‘North by Northwest’ Returns to the Big Screen — This Time in 70mm

Jim Hemphill 06/11/2024

Representatives from Martin Scorsese's Film Foundation and Warner Bros. talk about their collaboration on the new restoration set to screen at Tribeca.

On June 12, the Tribeca Film Festival will present the East Coast premiere of a new restoration of Alfred Hitchcock’s “North by Northwest,” screening in glorious 70mm thanks to Warner Bros. and Martin Scorsese‘s Film Foundation. It’s just the latest in an ongoing series of collaborations between the studio and the foundation, whose 70mm upgrade of John Ford’s “The Searchers” also premiered this year. Both films now look better than they have since their initial theatrical releases thanks to the studio going back to the original VistaVision negatives and taking full advantage of that format’s increased resolution to create the most detailed, vivid masters of Hitchcock and Ford’s classics possible.

When VistaVision was introduced in 1954 alongside other new formats like CinemaScope and Cinerama (all of which were intended to bring back the movie audience that had migrated to television), what made it special was that it had double the negative size of a typical 35mm frame. “With CinemaScope, you have a four-perf negative,” the Film Foundation‘s Margaret Bodde told IndieWire. “VistaVision is eight-perf, so you’re doubling the size of the image. It just has a superior image quality.” That added quality is what justified creating a 70mm exhibition print from the studio’s perspective. “The goal was to get all the resolution that you possibly could onto that frame,” Warner Bros. executive Daphne Dentz told IndieWire.

The unusual nature of VistaVision’s eight-perf, horizontal negative created challenges for the restoration team, the first of which was simply scanning the image at the highest resolution possible. Warner Bros. scanned the negative at 13K, with each half of the VistaVision frame scanned at 6.5K and stitched together digitally. According to colorist Sheri Eisenberg, that led to some unique issues. “With VistaVision, two frames make up the one image, and you get what I call Vista flicker,” Eisenberg told IndieWire. “You have each frame aging in its own way, so you can get a little bit of flicker across the two frames. Then you add the fact that this is really a special effects movie — there are layers of opticals and practicals and artwork mixed in with live action. All of these different elements had faded differently in different ways.”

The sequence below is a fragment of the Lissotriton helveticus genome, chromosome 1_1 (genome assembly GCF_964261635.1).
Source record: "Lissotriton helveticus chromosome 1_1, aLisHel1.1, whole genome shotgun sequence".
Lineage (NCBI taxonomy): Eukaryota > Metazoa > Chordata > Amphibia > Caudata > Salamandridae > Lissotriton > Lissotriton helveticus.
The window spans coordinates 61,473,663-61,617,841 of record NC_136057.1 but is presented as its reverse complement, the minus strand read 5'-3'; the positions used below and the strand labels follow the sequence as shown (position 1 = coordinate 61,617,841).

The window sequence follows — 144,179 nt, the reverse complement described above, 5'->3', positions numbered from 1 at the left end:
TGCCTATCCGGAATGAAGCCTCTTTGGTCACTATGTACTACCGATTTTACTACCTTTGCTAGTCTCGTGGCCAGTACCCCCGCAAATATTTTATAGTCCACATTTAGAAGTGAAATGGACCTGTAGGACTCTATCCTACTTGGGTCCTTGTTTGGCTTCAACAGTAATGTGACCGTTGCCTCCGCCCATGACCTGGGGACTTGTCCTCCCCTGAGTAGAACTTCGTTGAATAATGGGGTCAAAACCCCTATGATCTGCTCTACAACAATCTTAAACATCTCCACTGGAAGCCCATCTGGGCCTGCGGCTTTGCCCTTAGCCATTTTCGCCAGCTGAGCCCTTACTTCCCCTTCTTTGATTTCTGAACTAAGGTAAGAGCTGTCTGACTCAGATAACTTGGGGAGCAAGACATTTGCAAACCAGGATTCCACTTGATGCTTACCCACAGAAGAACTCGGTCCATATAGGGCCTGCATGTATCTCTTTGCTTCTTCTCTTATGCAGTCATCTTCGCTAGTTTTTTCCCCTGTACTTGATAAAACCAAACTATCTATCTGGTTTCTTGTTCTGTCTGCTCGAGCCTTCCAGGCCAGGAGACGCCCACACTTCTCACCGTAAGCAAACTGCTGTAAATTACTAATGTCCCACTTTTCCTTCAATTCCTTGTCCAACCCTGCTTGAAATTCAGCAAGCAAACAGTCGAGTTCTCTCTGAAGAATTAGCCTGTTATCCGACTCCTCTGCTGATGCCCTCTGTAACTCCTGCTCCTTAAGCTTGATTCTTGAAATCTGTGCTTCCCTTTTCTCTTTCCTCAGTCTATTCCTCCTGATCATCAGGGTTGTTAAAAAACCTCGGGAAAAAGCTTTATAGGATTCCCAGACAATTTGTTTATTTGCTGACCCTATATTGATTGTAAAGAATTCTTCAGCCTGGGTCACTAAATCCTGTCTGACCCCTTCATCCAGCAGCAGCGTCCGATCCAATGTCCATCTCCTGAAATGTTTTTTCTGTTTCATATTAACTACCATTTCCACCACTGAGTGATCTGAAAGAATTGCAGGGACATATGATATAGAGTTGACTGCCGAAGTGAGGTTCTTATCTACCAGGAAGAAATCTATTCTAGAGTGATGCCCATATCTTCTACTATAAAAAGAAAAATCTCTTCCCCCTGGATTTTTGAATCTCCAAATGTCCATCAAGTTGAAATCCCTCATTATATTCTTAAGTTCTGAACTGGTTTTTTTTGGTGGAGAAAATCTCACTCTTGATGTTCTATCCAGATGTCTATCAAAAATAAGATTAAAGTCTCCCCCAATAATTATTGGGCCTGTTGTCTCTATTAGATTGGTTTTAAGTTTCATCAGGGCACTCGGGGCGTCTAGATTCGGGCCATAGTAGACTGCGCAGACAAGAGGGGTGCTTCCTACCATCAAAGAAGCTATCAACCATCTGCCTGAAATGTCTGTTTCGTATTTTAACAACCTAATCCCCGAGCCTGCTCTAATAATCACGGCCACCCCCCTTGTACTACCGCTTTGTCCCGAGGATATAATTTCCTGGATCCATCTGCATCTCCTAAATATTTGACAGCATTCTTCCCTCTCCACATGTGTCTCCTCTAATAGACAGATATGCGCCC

For Eisenberg, the biggest challenge was that the color in the original negative had faded considerably. “The negative had extreme fading in the blue-yellow channel,” she said. “That makes it very difficult to render natural images.” In order to get a reference for the way the film’s color would have looked on its initial release, Eisenberg screened a copy borrowed from the Academy of Motion Picture Arts and Sciences that had physical wear and tear but intact color because it was printed in IB Technicolor, which doesn’t fade. That gave her a starting point for a new HDR color pass that brought cinematographer Robert Burks’ gorgeous images back to vivid life.

Cary Grant as Roger Thornhill
‘North by Northwest’Warner Bros.

The fact that “North by Northwest” is so beloved made restoring it an obvious choice and a necessity. “Because Hitchcock was such a popular filmmaker, you run the risk of the original negative being used to make more prints and getting a little more beat up than a film that wasn’t so commercially successful,” Bodde said. Dentz added that in addition to the color dye instability issues there were other problems typical for an original camera negative of this age. “The OCN also suffered from film shrinkage,” she said, “and the abnormal amount made it hard to keep a stable image.”

In addition to stabilizing the image and restoring the color, the studio and Film Foundation supervised a new soundtrack in which mixer Doug Mountain took the original mono stems and created a new 5.1 audio mix. That mix was then encoded in DTS for the 70mm print that will be screening at Tribeca and then traveling around the world to other venues, such as the American Cinematheque’s Egyptian Theatre in Los Angeles. “It’s going to multiple festivals,” Eisenberg said. “I know it’s going to open in Bologna. I feel like whenever we do these films, there’s an opportunity for a whole new generation to get to see the film theatrically. Audiences have a bit of a love affair with seeing film on film, and that’s really what we’re trying to do here: preserve it for future generations and present something special for everybody right now.”

The 70mm “North by Northwest” will have its East Coast Premiere at the Tribeca Film Festival on Wednesday, June 12.


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